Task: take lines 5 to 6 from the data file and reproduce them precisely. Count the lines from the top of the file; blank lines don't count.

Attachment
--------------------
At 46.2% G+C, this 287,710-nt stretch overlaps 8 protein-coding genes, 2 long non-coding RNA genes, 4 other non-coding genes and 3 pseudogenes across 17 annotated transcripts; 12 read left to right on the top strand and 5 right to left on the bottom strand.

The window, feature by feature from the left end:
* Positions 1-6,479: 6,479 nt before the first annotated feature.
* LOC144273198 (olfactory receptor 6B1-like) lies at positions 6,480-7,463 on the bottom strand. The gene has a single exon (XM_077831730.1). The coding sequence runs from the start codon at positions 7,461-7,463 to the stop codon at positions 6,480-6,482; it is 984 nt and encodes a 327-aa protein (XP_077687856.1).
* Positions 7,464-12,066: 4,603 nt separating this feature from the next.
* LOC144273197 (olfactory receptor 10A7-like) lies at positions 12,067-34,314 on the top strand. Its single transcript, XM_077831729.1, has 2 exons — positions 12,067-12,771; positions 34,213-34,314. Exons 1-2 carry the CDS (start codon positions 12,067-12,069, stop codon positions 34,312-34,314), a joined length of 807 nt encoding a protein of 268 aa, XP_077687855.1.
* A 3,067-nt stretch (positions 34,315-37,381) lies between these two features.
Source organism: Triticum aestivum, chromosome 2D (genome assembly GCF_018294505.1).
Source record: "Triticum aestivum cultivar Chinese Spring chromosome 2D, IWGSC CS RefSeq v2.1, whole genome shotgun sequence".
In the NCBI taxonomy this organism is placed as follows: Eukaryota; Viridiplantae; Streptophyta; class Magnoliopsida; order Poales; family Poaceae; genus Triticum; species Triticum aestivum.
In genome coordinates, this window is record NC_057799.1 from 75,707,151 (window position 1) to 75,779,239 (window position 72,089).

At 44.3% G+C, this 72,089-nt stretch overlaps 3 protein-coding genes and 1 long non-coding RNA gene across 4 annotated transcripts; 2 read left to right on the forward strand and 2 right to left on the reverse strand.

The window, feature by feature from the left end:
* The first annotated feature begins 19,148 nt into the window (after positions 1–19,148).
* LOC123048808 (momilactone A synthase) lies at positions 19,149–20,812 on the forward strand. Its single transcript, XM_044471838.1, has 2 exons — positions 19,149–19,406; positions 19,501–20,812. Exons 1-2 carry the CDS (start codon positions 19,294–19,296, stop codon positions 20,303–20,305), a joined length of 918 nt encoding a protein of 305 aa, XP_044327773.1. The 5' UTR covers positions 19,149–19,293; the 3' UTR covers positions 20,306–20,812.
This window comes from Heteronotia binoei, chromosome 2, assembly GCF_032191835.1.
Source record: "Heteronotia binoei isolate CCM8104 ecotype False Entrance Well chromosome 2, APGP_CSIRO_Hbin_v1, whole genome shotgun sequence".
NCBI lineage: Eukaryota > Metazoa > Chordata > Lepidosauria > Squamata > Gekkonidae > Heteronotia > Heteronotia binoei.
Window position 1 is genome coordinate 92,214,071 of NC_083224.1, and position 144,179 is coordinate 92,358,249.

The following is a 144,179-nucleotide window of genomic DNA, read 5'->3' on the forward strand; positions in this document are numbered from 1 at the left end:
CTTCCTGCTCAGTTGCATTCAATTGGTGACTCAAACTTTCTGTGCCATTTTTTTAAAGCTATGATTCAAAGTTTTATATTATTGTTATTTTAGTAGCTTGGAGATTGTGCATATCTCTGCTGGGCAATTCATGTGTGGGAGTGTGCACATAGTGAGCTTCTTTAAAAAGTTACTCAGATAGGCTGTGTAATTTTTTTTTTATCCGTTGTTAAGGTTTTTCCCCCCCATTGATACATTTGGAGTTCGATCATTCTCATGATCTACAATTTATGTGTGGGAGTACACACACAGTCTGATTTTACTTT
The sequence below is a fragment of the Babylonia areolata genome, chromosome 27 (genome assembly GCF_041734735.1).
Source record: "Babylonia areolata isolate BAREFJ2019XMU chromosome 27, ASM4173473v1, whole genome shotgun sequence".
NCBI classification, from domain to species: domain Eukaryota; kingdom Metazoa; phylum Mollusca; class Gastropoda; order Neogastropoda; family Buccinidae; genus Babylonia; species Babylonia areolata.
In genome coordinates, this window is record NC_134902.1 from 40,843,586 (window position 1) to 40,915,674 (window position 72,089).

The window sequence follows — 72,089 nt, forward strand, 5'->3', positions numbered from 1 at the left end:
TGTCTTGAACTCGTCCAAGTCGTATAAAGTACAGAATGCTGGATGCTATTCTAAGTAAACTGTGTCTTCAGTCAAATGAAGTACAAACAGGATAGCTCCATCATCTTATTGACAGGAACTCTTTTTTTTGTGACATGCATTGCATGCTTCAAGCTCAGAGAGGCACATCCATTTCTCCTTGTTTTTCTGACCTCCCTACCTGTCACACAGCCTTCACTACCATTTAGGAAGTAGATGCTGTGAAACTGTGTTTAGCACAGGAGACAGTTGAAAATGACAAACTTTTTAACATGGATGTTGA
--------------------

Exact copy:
* Positions 7,464-12,066: 4,603 nt separating this feature from the next.
* LOC144273197 (olfactory receptor 10A7-like) lies at positions 12,067-34,314 on the top strand. Its single transcript, XM_077831729.1, has 2 exons — positions 12,067-12,771; positions 34,213-34,314. Exons 1-2 carry the CDS (start codon positions 12,067-12,069, stop codon positions 34,312-34,314), a joined length of 807 nt encoding a protein of 268 aa, XP_077687855.1.